Monday, June 24, 2013

Japanese Folklore of the Niigata Prefecture

Article by Ty Hulse

In reading the folklore of Niigata there is the sense of peaceful villages surrounded by an often treacherous wilderness, connected by precarious and often dangerous paths for most of these stories feature travelers seeking shelter or people spirited away while traveling from one village to another. More than simply a wilderness than, the people of the Niigata prefecture were surrounded in folklore by a spirit world filled with snow women, oni, kami and more. This of course is true of Japan which had innumerable isolated villages.

When looking for inspiration for writing a story and art to draw sometimes the best settings already exist in the world around us which is why today I'm going to explore the folklore of Japan, more specifically of the Niigata prefecture in hopes that this interesting and often overlooked region of Japan will help you in your story telling endeavors.

Throughout the Niigata Prefecture there are tales of encounters with the ghosts of people who froze to death in harsh snow storms and of dangerous spirits seeking to kidnap young woman to be their wives. There are a number of stories of Snow Woman and boys seeking shelter during particularly bitter snow storms at the huts of isolated farmers. In one story a Snow Boy creeps into a house to join a family for dinner, helping himself to some miso and boar soup before running back out into the snow where he leaves no tracks.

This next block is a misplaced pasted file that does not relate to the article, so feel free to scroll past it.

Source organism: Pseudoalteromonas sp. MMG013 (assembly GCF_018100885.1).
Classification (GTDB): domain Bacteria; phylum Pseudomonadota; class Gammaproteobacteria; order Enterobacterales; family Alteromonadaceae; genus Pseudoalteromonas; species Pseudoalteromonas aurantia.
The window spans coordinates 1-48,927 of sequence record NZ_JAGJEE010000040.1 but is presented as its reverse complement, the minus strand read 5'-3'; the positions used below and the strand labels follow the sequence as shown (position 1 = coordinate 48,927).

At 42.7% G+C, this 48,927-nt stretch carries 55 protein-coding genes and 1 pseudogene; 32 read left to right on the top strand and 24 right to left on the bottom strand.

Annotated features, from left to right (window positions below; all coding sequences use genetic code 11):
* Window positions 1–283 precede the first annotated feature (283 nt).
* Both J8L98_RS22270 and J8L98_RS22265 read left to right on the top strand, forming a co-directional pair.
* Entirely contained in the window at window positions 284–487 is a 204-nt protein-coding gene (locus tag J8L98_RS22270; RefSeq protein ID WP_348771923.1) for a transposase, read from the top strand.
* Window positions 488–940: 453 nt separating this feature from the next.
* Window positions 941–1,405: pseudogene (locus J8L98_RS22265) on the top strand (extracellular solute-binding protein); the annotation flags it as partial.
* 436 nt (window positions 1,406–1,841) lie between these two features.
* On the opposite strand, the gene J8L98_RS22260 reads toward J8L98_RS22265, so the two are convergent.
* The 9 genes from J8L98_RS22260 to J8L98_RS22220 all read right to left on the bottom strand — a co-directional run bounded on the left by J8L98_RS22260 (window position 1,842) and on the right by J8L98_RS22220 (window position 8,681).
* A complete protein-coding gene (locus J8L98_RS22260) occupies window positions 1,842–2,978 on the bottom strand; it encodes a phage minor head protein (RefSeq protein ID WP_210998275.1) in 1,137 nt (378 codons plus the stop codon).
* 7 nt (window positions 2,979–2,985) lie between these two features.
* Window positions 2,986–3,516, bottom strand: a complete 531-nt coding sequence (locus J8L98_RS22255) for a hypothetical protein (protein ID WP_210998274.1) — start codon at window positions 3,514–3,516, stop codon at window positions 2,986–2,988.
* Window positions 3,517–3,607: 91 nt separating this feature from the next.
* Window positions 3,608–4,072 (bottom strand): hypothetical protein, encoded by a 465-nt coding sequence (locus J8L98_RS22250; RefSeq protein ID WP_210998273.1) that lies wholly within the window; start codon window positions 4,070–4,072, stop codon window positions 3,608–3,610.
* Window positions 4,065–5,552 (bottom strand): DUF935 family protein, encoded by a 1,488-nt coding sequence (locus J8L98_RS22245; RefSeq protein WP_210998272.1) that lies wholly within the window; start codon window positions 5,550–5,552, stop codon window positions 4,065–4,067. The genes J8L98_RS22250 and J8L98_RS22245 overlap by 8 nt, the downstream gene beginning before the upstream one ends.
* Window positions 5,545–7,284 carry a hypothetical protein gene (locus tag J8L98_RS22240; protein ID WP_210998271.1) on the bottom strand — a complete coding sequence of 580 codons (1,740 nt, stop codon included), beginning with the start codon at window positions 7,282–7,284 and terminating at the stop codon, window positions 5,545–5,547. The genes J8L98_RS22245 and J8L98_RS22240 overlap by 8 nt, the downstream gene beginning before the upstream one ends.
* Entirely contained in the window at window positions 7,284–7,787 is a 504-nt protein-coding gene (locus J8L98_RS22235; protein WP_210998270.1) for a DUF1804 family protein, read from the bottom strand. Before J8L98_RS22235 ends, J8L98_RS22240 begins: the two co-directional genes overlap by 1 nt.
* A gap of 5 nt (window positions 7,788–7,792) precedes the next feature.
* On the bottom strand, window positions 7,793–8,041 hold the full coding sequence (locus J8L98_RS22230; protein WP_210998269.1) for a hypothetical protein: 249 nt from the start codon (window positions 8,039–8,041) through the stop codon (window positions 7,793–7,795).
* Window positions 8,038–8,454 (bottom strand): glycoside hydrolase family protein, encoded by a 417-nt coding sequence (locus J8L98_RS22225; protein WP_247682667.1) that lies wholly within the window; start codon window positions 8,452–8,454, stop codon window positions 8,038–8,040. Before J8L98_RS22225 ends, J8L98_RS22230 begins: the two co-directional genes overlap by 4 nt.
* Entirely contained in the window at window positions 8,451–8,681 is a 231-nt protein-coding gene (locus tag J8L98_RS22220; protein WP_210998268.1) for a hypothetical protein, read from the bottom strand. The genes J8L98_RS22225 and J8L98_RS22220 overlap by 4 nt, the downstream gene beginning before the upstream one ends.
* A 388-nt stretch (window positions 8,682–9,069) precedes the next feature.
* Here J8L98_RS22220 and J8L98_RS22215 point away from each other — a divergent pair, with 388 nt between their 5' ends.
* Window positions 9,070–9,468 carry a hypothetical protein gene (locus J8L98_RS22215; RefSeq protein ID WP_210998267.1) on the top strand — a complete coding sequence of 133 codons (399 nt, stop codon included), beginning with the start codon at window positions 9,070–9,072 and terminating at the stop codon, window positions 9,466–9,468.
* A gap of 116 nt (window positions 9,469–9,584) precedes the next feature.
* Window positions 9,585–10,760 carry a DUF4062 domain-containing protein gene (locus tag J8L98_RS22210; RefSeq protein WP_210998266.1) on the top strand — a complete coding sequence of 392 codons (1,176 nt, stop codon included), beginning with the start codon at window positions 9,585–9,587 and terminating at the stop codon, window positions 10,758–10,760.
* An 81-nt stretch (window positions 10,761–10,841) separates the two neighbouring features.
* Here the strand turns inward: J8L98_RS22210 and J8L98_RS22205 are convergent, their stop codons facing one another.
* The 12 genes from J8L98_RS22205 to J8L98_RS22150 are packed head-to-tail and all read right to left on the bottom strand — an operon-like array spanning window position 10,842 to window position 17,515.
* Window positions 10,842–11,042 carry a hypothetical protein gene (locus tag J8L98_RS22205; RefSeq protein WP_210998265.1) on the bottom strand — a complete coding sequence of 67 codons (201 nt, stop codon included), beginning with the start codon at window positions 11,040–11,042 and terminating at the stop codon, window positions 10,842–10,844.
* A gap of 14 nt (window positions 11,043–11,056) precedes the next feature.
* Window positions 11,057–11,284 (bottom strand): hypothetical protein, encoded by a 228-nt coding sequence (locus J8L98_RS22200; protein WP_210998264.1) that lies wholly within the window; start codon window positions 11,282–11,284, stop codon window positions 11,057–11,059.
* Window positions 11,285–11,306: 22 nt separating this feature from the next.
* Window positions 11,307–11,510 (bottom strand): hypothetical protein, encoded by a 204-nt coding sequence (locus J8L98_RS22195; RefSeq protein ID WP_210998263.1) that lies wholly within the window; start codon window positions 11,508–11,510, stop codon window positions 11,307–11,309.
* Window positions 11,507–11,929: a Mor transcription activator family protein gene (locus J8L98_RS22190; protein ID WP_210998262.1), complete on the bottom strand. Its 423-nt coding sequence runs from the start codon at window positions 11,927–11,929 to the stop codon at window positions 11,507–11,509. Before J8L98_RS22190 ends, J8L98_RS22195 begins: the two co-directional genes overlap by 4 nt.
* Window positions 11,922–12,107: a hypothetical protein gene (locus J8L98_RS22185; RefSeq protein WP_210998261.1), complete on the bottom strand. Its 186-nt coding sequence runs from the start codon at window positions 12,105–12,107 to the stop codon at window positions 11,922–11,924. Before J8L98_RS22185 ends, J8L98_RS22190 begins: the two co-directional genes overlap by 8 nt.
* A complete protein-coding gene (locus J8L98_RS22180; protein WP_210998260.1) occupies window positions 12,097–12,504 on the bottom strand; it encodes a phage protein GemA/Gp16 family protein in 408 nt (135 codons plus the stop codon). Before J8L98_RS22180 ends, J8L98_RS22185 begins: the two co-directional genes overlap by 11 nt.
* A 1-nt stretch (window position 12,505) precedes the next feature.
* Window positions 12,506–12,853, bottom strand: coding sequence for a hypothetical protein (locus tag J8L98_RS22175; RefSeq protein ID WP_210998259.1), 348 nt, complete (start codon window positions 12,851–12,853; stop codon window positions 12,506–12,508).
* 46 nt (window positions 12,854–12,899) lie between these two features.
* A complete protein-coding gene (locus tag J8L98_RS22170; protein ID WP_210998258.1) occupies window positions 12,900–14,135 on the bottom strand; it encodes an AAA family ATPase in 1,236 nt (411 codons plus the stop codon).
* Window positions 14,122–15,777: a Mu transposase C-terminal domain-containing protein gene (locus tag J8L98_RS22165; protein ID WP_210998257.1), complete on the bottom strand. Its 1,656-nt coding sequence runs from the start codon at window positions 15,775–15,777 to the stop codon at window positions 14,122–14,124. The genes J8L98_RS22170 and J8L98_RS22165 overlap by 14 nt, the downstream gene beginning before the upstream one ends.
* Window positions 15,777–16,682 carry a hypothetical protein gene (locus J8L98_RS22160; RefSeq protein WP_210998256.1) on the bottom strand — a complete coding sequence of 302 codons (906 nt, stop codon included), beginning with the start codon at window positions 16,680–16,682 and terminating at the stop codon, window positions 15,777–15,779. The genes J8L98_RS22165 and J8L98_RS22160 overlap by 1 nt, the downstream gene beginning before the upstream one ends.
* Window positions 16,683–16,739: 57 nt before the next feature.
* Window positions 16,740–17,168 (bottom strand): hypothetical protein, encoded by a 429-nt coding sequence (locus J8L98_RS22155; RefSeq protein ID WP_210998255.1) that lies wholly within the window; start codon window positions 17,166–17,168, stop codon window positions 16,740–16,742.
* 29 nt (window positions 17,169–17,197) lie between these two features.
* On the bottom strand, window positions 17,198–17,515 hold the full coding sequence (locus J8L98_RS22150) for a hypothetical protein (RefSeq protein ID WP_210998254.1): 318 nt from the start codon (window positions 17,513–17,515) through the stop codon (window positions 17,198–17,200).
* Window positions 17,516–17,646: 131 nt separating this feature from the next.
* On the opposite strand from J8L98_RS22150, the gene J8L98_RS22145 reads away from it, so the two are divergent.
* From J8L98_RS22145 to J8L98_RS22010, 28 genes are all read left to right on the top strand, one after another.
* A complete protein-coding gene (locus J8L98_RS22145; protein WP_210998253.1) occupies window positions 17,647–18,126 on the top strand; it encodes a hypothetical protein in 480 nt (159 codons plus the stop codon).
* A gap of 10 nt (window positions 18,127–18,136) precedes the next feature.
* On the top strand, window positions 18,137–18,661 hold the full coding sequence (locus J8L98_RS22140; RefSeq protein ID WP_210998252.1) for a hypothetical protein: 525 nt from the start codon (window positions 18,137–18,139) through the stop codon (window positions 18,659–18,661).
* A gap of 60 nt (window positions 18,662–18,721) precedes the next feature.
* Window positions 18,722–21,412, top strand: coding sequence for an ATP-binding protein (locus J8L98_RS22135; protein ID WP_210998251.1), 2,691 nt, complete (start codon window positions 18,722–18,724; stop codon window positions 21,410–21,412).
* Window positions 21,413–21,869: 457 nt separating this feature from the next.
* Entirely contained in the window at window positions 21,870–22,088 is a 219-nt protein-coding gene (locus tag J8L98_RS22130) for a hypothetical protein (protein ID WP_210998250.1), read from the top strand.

In yet another story of a magical being seeking shelter from the cold a Kitsune (fox) in the form of a woman seeks shelter with a farmer. As the story progresses they fall in love and have children together.

There is the sense in these stories not only of a coldness, but of warmth, of closely connected villages, of families and people sheltered against the winter in warm houses with pots of hot soup cooking over hearths. So this harsh winter is contrasted by beauty, especially in Agato where hundreds of swans make their winter home.

Like much of Japan the mountains rise up right over the ocean, making travel between villages difficult. Yet young woman had to travel between villages, for they usually married people from elsewhere. This perhaps is why there are so many stories of young woman going missing, taken by oni or becoming ghosts. In one such story a girl is getting ready to be married with an oni descends upon her in the form of a dark cloud and takes her into the wilderness.  Unable to give up on her lost daughter her mother seeks her out until she finds her in the oni's mansion in the forest and helps her escape by getting the oni extremely drunk.

Despite the dangers of the spirit world in folklore there were many tales in which magical beings helped humans as well. A river kami gave a wood cutter one of her children to raise so that he could have a child of his own, and this child made the wood cutter very wealthy.

In another story a calico cat helped an old lady become wealthy by turning into a beautiful woman which became a famous singer in far away Edo.

You can read more about the Lore and Setting of Niigata at "Bits of Japanese Folklore"